Jump to ContentJump to Main Navigation
Frederick BarbarossaThe Prince and the Myth$
Users without a subscription are not able to see the full content.

John B. Freed

Print publication date: 2016

Print ISBN-13: 9780300122763

Published to Yale Scholarship Online: January 2017

DOI: 10.12987/yale/9780300122763.001.0001

Show Summary Details
Page of

PRINTED FROM YALE SCHOLARSHIP ONLINE (www.yale.universitypressscholarship.com). (c) Copyright Yale University Press, 2022. All Rights Reserved. An individual user may print out a PDF of a single chapter of a monograph in YSO for personal use.date: 05 July 2022

Epilogue

Epilogue

Chapter:
(p.518) Epilogue
Source:
Frederick Barbarossa
Author(s):

John B. Freed

Publisher:
Yale University Press
DOI:10.12987/yale/9780300122763.003.0019

This epilogue first explains the reaction to Frederick's death. The initial reaction to the news of his death was mixed. It was the drowning that was inexplicable. Frederick had not died in a battle against the infidel or in the Holy Land, but while swimming or taking a bath. Worst of all, he had died without confessing his sins or receiving the viaticum. To allay misgivings about his salvation, some chroniclers changed the story of Frederick's drowning so the dying emperor had a chance to repent. The chapter then describes how in the later Middle Ages, Frederick's grandson, Frederick II, became the subject of apocalyptic imaginings about a returning last emperor ready to punish and/or purify a corrupt Church. This is followed by discussions of the Romantic rediscovery of Frederick; the Wilhelmine appropriation of Barbarossa; linking of Barbarossa to the Führer and German hopes of regaining the country's lost eastern lands; and debates over Barbarossa's policies after World War II.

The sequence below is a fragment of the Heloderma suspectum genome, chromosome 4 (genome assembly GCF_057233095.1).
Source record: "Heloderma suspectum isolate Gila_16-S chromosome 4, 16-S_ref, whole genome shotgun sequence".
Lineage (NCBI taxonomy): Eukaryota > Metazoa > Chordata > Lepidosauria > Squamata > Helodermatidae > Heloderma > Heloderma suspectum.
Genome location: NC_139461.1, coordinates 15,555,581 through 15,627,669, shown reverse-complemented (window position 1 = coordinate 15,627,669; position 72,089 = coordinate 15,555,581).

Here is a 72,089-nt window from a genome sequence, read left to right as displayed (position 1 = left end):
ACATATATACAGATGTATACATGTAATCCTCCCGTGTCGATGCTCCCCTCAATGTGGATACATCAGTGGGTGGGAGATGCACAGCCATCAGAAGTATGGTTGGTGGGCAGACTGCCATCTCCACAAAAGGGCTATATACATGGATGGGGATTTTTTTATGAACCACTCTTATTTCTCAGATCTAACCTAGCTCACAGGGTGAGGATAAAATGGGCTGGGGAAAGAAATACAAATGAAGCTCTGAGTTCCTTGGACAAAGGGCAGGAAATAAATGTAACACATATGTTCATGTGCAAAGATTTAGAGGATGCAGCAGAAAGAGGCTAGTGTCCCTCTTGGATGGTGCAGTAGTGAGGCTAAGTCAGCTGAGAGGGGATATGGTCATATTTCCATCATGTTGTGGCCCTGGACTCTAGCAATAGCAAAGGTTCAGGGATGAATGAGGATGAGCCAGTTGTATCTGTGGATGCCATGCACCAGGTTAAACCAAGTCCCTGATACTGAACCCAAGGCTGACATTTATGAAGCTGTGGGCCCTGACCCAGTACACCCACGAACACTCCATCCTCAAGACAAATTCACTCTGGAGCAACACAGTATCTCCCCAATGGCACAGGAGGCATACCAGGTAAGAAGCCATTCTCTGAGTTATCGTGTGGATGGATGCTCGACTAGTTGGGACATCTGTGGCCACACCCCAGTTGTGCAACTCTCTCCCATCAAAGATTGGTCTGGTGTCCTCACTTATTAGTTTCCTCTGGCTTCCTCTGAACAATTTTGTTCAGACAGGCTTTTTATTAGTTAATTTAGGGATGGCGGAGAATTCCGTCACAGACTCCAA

Keywords:   Frederick Barbarossa, biography, death, Frederick II, drowning, Romantics, Wilhelmine, Germany

Yale Scholarship Online requires a subscription or purchase to access the full text of books within the service. Public users can however freely search the site and view the abstracts and keywords for each book and chapter.

Please, subscribe or login to access full text content.

If you think you should have access to this title, please contact your librarian.

To troubleshoot, please check our FAQs , and if you can't find the answer there, please contact us.